Did you know that forklifts are one of the most common causes of death and injury among workers?
A North Carolina worker safety report says there are a number of safety hazards involved in operating forklifts (sometimes called Powered Industrial Trucks or just fork trucks). One of them is the unbalanced load.
That’s why rigorous training and retraining of forklift operators is required. Improper load carrying and changes in weight load due to the many attachments now available for forklifts makes such a requirement necessary.
Whenever a forklift driver has an accident, or even a “near miss”, he or she must undergo fresh forklift training. Even if forklift drivers are just seen operating the equipment in an unsafe manner, retraining is necessary. In any case, OSHA requires retraining and re-evaluation on a periodic basis. Regulations demand operator training according to several standards, including the operator’s “demonstrated skill,” workplace hazards, the type of forklift involved, and the operator’s forklift knowledge and skill level.
Attachments to a forklift affect its balance. Any attachment will have an impact on a truck’s safety rating, and all should be approved in writing by the manufacturer in advance. Once the modifications are made, employers must change the truck’s operation, capacity, and maintenance instruction plates (sometimes called tags or decals) to reflect those modifications.
Some of the attachments are boom extensions, rug rams, drum carriers, hoppers, cylinder caddies, drum rotators, and drum grippers. Remember that an extension or attachment should be considered part of the load and will have an impact on the truck’s overall capacity.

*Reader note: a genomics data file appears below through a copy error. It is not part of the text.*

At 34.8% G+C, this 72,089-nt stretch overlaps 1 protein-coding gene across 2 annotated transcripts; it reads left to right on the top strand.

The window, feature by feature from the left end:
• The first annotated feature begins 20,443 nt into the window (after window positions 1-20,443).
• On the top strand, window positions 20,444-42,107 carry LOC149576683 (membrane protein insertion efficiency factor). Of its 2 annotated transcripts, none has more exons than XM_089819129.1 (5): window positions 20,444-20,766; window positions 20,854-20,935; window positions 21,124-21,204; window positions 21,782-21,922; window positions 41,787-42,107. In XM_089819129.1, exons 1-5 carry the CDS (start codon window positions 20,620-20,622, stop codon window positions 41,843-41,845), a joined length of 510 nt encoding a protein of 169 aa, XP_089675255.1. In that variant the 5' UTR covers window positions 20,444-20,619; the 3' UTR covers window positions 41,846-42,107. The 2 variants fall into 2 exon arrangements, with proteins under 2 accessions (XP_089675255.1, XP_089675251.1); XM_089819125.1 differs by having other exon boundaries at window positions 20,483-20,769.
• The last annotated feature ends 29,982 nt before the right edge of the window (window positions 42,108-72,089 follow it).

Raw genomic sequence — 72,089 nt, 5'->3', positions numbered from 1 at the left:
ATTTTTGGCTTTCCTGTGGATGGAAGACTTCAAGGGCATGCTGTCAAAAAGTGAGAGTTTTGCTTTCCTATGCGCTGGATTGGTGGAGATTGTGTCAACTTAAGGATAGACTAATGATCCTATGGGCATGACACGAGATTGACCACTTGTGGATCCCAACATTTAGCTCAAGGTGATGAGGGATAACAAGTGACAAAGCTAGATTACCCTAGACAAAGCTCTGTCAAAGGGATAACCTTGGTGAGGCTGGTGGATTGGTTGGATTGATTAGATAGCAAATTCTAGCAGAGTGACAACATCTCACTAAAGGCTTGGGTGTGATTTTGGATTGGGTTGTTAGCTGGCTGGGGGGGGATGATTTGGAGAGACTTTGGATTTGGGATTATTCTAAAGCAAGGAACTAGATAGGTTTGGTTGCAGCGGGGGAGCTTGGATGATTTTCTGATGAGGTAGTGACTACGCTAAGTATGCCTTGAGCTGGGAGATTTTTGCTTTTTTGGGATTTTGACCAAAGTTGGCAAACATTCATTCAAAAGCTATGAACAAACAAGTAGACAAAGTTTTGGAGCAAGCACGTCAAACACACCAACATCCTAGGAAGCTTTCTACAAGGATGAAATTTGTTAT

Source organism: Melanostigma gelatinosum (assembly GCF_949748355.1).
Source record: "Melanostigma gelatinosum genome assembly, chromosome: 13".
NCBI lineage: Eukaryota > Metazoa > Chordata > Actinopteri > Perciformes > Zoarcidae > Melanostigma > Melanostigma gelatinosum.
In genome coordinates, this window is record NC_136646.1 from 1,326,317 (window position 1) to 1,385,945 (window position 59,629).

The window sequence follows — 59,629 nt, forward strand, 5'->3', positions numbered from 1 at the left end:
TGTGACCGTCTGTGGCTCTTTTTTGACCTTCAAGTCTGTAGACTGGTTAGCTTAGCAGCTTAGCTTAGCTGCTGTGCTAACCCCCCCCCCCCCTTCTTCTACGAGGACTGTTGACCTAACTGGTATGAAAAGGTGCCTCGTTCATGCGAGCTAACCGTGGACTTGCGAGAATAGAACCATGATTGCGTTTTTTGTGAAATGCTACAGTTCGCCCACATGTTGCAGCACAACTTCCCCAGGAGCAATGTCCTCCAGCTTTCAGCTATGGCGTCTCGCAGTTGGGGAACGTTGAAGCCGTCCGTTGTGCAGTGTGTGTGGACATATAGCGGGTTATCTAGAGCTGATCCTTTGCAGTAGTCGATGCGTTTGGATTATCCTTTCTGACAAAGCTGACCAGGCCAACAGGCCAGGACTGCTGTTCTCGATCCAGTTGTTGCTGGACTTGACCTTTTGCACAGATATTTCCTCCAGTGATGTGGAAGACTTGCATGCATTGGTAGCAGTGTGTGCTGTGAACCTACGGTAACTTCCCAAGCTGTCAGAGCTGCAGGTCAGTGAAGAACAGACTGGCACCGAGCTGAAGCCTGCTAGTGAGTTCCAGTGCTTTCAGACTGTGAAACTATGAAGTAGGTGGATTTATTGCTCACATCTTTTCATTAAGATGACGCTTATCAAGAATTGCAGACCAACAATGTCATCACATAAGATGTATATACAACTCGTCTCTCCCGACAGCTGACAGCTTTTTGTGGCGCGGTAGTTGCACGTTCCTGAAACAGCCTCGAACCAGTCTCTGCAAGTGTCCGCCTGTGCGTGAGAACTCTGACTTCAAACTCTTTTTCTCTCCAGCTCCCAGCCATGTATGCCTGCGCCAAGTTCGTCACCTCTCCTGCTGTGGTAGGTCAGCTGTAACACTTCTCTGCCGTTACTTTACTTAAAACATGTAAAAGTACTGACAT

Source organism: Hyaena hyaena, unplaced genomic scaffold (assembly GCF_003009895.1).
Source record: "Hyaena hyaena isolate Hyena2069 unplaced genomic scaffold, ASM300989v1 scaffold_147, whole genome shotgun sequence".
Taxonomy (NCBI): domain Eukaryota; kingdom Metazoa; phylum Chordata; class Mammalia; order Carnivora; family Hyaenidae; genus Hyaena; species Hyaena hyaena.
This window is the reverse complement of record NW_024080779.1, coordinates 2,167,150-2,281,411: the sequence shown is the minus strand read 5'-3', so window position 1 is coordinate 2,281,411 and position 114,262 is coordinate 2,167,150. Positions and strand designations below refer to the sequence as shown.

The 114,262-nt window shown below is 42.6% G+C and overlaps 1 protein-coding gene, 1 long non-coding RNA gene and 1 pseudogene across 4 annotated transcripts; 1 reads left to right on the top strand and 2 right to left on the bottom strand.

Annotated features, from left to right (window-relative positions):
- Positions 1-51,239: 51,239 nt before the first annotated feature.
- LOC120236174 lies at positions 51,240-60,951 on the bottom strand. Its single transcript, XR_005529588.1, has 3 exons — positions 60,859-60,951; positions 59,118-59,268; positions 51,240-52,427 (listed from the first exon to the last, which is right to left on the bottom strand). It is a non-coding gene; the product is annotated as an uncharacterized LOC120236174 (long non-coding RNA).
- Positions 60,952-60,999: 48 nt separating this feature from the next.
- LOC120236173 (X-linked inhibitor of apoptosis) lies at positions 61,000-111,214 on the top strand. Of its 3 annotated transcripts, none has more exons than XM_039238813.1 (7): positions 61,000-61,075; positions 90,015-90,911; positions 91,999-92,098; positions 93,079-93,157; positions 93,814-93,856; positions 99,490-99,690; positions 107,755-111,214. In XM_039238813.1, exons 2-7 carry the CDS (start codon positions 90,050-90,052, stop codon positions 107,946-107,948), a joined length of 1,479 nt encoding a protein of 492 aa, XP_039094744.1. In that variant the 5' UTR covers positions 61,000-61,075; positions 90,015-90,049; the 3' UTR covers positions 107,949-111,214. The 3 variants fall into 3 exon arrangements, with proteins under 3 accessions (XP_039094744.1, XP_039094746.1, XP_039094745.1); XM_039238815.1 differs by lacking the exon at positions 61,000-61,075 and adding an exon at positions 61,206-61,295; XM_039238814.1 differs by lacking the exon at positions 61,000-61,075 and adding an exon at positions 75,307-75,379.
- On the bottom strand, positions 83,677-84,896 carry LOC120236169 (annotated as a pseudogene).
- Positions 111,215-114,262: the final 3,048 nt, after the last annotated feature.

Improper operation affects balance as well. Keep in mind that the load should be kept as low as possible while it’s being moved. Also, a light load – one well below the truck’s maximum capacity – can be unstable, if it’s out on the fork tips or otherwise too far forward. If the load feels light, that means the truck is unstable. The driver has little control in that case.
The North Carolina worker safety guide is meant to reduce the numbers of deaths and injuries in forklift operation.
Seasonal flu can be dangerous to the old, those with weak immune systems, or small children. But normally, it is an event we consider more annoying than harmful. An influenza pandemic is another matter. According to the North Carolina OSHA alert, when a new strain of the virus emerges on the scene, immunity is non-existent. The ailment passes rapidly from person to person, soon spreading around the world. The results can be deadly.
If you are a worker or an employer, you should know all of the emergency plans your workplace has set up. Now, according to an OSHA alert released recently, a contingency plan for a global influenza pandemic should be included. The Occupational Safety and Health Administration says a new pandemic would throw the global economy into turmoil worse than any single terrorist event.
It’s important to know the difference between the seasonal influenza, or “flu,” as we usually call it, and an influenza pandemic.